When more than 100 religious leaders and other actors from around the world gathered at the UN in Vienna in mid-February, it was a manifestation of unity between religious and non-religious organizations, and a genuine commitment to cooperate in dealing with hate speech and incitement to violence that could lead to atrocity crimes.
The objective of the Vienna conference was to discuss strategies and turn them into action. A number of concrete commitments were made to do so, namely develop capacity-building activities for religious leaders and actors; disseminate and share curricula for inter-religious coexistence; and include youth and women in all activities.
One country, plagued by atrocities committed in the name of religion in recent years, is Nigeria, from which several religious leaders attended the Vienna meeting.
”This meeting has reinforced the need for religious leaders to raise their voice for what is right, to be voices of theologies of liberation, voices against corruption, hate speech and extremism and voices to prevent mass genocide and atrocity. It is also a breakthrough for religious communities and stakeholders to have the United Nations and others accepting the reality that religion can be part of the solution,” says Imam Dr Muhammad Nurayu Ashafa, chief executive officer of Islamic Matters at the Interfaith Mediation Centre in Kaduna, Nigeria.
He describes the Plan of Action as ”very inclusive and fruitful” and hopes for active support from governmental agencies, development partners and corporate bodies with resources for effective implementation.
”The plan reinforces the need for religious leaders to be voices of what is right, of the theology of liberation, and voices against corruption, extremism and hate speech”, he adds.p>
The general secretary of the Christian Council of Churches of Nigeria (CCN), Rev. Dr Yusuf Ibrahim Wushishi agrees:
”The Plan of Action proves that the religious community has the capacity to contribute to the peace of the world. We are committed to make advocacy, to introduce the plan to people in our constituencies and to walk together”.
”I am walking in my head already”, responds Pastor Dr James Movel Wuye, jokingly as he expresses his appreciation of the pragmatic outcome of the meeting, which he believes will entail concrete and immediate action. As chief executive officer of Christian matters at the Interfaith Mediation Center in Kaduna, he is a strong believer in dialogue and advocacy:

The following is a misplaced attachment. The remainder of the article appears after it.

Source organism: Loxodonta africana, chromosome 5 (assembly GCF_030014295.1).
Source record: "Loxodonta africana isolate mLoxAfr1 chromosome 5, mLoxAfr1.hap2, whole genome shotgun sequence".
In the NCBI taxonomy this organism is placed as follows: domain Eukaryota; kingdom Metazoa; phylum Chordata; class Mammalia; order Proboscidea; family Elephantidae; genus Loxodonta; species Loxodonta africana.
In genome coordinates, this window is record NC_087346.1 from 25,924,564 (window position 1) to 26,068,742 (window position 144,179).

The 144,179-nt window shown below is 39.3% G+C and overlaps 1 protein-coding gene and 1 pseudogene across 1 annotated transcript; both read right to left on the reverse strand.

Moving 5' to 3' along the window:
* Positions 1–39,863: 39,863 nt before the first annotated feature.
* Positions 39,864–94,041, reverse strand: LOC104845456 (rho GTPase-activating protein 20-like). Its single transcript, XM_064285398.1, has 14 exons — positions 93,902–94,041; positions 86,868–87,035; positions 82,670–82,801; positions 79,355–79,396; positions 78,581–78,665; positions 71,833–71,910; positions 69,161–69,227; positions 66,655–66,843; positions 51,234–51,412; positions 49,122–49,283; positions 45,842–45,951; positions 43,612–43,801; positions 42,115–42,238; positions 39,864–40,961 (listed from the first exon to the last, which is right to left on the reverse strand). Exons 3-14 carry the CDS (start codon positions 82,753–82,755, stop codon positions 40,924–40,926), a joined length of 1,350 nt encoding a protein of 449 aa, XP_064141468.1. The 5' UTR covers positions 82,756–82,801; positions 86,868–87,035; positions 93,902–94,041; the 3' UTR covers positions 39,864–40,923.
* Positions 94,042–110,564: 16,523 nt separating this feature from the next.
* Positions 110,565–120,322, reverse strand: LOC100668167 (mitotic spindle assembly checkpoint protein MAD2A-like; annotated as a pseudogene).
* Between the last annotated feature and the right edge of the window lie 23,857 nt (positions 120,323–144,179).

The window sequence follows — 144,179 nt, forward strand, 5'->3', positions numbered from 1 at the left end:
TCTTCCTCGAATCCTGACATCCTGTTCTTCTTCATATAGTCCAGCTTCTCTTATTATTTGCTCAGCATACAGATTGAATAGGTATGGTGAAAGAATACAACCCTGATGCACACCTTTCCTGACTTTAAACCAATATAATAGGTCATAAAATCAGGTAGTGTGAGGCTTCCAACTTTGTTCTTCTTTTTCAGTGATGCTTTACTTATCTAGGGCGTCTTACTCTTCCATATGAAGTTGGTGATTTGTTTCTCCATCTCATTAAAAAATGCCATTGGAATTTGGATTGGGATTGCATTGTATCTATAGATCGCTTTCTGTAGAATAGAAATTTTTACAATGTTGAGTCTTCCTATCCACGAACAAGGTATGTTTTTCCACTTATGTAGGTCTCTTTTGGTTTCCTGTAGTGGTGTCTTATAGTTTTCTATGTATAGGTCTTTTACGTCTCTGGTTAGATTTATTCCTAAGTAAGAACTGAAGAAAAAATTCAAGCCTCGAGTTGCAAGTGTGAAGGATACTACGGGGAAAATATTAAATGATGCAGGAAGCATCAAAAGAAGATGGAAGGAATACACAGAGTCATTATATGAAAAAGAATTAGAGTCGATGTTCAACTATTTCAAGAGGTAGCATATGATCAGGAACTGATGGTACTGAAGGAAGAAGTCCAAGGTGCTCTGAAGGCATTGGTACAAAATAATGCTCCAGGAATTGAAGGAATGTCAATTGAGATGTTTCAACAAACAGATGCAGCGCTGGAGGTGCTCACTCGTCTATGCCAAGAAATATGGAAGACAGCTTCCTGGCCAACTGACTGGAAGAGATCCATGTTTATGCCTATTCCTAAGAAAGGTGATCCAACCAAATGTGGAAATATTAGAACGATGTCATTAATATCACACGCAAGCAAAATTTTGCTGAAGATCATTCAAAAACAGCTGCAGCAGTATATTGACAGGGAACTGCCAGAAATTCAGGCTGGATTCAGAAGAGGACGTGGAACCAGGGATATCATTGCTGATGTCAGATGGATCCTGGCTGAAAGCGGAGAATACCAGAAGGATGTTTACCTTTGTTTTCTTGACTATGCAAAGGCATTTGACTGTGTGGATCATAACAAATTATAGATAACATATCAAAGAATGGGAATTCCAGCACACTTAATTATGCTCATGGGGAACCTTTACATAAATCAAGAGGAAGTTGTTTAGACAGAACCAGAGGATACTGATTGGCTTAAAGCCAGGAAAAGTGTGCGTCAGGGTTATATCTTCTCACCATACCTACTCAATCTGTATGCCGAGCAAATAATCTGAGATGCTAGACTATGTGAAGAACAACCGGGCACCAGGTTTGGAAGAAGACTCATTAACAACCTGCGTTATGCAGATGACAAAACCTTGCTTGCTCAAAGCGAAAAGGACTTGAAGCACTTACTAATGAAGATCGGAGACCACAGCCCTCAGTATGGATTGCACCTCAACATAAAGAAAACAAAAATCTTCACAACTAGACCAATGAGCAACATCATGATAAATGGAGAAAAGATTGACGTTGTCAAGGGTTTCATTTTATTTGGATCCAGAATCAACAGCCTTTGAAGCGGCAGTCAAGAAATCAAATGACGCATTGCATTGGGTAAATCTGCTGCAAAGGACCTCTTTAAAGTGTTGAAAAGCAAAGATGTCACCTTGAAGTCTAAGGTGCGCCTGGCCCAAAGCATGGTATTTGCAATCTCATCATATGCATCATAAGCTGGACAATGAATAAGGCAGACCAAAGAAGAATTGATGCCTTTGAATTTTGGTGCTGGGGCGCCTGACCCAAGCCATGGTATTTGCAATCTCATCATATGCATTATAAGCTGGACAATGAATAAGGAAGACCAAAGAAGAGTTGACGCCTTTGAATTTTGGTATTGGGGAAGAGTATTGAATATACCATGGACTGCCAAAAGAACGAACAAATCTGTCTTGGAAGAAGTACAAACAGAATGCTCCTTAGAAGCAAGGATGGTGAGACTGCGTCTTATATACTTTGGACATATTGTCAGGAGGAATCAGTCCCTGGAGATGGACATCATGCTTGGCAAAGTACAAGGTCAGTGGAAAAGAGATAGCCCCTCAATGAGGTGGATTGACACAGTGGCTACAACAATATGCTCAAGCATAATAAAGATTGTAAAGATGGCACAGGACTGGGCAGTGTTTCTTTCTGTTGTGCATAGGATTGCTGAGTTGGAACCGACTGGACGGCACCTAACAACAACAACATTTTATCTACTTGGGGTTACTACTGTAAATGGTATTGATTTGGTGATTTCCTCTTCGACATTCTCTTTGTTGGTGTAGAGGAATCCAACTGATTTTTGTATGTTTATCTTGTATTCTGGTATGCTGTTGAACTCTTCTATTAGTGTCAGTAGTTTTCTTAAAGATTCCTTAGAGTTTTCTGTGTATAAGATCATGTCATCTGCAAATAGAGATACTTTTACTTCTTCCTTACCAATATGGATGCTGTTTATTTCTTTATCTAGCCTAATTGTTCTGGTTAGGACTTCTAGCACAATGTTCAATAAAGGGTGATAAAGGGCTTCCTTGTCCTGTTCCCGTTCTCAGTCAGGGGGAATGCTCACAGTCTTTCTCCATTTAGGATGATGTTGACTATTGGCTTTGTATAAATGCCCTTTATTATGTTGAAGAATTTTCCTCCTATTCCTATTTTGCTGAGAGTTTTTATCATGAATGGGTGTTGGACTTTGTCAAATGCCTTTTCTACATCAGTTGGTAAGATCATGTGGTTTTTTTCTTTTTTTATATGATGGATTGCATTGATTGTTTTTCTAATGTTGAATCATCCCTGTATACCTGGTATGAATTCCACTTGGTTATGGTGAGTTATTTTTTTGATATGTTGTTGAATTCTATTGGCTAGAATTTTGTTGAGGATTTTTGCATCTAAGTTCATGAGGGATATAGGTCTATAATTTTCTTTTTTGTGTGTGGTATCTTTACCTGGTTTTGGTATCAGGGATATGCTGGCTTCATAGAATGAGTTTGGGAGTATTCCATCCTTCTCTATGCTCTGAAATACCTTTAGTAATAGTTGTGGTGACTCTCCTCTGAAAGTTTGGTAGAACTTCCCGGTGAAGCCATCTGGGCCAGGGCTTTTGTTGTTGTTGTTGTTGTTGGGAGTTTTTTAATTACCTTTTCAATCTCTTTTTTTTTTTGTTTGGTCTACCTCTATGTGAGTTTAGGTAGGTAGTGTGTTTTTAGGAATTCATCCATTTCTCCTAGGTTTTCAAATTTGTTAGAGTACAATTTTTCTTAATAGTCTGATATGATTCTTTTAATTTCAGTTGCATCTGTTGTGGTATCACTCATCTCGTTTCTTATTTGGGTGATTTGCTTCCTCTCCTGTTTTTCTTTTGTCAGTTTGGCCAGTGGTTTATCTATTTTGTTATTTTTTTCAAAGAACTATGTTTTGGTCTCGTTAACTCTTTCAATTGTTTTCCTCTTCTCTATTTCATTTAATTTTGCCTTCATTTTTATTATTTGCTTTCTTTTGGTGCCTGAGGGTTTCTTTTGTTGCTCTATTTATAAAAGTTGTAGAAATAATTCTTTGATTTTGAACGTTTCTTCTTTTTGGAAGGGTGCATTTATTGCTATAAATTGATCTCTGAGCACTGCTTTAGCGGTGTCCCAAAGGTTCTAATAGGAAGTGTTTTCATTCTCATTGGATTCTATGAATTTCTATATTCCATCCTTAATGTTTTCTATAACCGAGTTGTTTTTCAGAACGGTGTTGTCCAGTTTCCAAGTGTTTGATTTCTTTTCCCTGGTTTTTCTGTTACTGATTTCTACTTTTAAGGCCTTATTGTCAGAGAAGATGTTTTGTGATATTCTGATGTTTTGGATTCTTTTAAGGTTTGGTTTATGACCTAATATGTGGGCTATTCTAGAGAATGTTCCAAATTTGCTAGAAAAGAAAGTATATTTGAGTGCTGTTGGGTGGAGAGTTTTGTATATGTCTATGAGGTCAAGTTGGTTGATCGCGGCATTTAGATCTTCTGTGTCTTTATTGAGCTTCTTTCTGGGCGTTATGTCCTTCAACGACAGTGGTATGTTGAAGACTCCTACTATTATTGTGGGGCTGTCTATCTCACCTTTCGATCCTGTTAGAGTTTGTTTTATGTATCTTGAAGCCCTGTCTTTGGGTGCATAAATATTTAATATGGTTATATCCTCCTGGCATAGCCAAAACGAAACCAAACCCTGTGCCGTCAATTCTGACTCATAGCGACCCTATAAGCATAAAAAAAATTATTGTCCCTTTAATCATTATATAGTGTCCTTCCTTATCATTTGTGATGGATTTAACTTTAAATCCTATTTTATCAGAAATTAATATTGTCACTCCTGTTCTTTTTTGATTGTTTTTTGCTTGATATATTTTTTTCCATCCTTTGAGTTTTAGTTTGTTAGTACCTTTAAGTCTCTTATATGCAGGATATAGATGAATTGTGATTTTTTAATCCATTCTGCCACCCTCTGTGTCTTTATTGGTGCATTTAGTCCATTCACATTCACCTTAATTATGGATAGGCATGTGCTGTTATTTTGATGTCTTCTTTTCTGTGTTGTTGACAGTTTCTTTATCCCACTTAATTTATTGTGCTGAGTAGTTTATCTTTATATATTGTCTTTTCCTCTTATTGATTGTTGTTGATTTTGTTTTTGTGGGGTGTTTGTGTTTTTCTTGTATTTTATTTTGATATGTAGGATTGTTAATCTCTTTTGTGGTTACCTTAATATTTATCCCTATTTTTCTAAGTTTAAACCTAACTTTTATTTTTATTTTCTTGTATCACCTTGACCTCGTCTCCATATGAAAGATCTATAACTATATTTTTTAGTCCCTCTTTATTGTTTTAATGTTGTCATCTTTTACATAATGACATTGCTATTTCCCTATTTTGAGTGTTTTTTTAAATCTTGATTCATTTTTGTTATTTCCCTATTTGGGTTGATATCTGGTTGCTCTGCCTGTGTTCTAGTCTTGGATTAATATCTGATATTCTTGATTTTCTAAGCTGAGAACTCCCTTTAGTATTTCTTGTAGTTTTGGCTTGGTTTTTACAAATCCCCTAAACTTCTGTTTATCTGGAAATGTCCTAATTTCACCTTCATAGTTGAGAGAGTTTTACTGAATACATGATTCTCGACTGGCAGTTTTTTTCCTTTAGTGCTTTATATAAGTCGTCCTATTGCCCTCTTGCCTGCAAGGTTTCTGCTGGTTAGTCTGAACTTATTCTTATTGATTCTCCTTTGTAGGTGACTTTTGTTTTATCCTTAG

”We, who have participated in this meeting, represent millions of religious entities in this world. We have platforms where people gather, where we can disseminate messages and where negative narratives can be challenged. The impact will be felt quickly and some actions are already being implemented,” he points out.
His assessment of the situation in the world today is that, though religion – or rather actions in the name of religion – often has caused tension and conflict, it is also the solution to global problems because religion and faith bring people together. “The problem is when religion is politicized,” Imam Ashafa says, expressing his outrage over “those who corruptly enrich themselves and then come into temples to receive honour”.
“It is time for us to raise our voices and say no to the politicization of religion, and to speak out against oppressive leadership and impunity by security agencies. Religious leaders must stand up against negative solidarity and stop legitimization of illegitimacy”, he explains.
This trio of determined religious leaders from Nigeria is in itself a sign of hope for a better world, where people no longer have to fear hatred and violence. “Yes, there is hope if we work together, which this meeting clearly demonstrates. All of us must now go home and start implementing the Plan of Action”, they conclude.
Turning plans into action to prevent incitement to violence (WCC press release of 14 February 2018)
United Nations Secretary-General launches first action plan for religious leaders to prevent incitement to violence (WCC press release of 14 July 2017)